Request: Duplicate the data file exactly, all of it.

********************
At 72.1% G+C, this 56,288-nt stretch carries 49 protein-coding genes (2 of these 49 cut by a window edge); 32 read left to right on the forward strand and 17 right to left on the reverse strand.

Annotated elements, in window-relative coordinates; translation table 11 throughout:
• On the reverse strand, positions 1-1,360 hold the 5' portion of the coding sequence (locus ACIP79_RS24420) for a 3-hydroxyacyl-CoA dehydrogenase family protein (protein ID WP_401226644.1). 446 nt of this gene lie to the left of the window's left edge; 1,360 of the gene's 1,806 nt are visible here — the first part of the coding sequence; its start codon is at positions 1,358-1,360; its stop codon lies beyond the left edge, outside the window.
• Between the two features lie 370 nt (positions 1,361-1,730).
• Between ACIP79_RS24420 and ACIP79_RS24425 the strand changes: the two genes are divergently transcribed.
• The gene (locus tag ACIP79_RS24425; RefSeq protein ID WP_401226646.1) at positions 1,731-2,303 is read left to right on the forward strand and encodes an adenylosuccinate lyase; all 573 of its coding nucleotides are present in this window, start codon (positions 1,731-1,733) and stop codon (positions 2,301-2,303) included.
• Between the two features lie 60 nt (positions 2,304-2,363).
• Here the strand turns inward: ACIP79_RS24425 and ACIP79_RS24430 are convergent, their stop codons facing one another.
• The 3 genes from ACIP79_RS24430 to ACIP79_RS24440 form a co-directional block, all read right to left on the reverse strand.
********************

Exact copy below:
At 72.1% G+C, this 56,288-nt stretch carries 49 protein-coding genes (2 of these 49 cut by a window edge); 32 read left to right on the forward strand and 17 right to left on the reverse strand.

Annotated elements, in window-relative coordinates; translation table 11 throughout:
• On the reverse strand, positions 1-1,360 hold the 5' portion of the coding sequence (locus ACIP79_RS24420) for a 3-hydroxyacyl-CoA dehydrogenase family protein (protein ID WP_401226644.1). 446 nt of this gene lie to the left of the window's left edge; 1,360 of the gene's 1,806 nt are visible here — the first part of the coding sequence; its start codon is at positions 1,358-1,360; its stop codon lies beyond the left edge, outside the window.
• Between the two features lie 370 nt (positions 1,361-1,730).
• Between ACIP79_RS24420 and ACIP79_RS24425 the strand changes: the two genes are divergently transcribed.
• The gene (locus tag ACIP79_RS24425; RefSeq protein ID WP_401226646.1) at positions 1,731-2,303 is read left to right on the forward strand and encodes an adenylosuccinate lyase; all 573 of its coding nucleotides are present in this window, start codon (positions 1,731-1,733) and stop codon (positions 2,301-2,303) included.
• Between the two features lie 60 nt (positions 2,304-2,363).
• Here the strand turns inward: ACIP79_RS24425 and ACIP79_RS24430 are convergent, their stop codons facing one another.
• The 3 genes from ACIP79_RS24430 to ACIP79_RS24440 form a co-directional block, all read right to left on the reverse strand.